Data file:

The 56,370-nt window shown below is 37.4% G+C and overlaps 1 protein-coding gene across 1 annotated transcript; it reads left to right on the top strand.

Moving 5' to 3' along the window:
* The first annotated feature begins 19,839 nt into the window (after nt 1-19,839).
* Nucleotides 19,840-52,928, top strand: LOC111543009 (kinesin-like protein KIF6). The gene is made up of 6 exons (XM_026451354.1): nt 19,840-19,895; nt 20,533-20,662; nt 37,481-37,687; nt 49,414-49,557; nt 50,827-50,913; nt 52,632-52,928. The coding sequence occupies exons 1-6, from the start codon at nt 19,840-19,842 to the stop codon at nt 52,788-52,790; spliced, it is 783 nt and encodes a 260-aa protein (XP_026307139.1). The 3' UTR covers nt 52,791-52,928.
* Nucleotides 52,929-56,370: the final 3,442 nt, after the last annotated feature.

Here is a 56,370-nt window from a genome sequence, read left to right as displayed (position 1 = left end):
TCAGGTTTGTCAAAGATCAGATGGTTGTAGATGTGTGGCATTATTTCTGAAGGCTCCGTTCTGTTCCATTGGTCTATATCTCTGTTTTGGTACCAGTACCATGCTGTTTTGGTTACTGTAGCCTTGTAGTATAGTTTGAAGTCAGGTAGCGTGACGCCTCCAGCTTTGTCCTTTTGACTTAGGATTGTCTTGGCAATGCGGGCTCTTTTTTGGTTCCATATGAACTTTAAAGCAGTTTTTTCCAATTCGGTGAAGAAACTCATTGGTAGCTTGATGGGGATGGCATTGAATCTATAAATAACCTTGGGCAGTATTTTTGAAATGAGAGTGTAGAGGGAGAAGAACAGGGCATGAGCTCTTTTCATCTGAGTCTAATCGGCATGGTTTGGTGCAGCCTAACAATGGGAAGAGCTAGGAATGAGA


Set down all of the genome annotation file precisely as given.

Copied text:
The 56,370-nt window shown below is 37.4% G+C and overlaps 1 protein-coding gene across 1 annotated transcript; it reads left to right on the top strand.

Moving 5' to 3' along the window:
* The first annotated feature begins 19,839 nt into the window (after nt 1-19,839).
* Nucleotides 19,840-52,928, top strand: LOC111543009 (kinesin-like protein KIF6). The gene is made up of 6 exons (XM_026451354.1): nt 19,840-19,895; nt 20,533-20,662; nt 37,481-37,687; nt 49,414-49,557; nt 50,827-50,913; nt 52,632-52,928. The coding sequence occupies exons 1-6, from the start codon at nt 19,840-19,842 to the stop codon at nt 52,788-52,790; spliced, it is 783 nt and encodes a 260-aa protein (XP_026307139.1). The 3' UTR covers nt 52,791-52,928.
* Nucleotides 52,929-56,370: the final 3,442 nt, after the last annotated feature.

Here is a 56,370-nt window from a genome sequence, read left to right as displayed (position 1 = left end):
TCAGGTTTGTCAAAGATCAGATGGTTGTAGATGTGTGGCATTATTTCTGAAGGCTCCGTTCTGTTCCATTGGTCTATATCTCTGTTTTGGTACCAGTACCATGCTGTTTTGGTTACTGTAGCCTTGTAGTATAGTTTGAAGTCAGGTAGCGTGACGCCTCCAGCTTTGTCCTTTTGACTTAGGATTGTCTTGGCAATGCGGGCTCTTTTTTGGTTCCATATGAACTTTAAAGCAGTTTTTTCCAATTCGGTGAAGAAACTCATTGGTAGCTTGATGGGGATGGCATTGAATCTATAAATAACCTTGGGCAGTATTTTTGAAATGAGAGTGTAGAGGGAGAAGAACAGGGCATGAGCTCTTTTCATCTGAGTCTAATCGGCATGGTTTGGTGCAGCCTAACAATGGGAAGAGCTAGGAATGAGA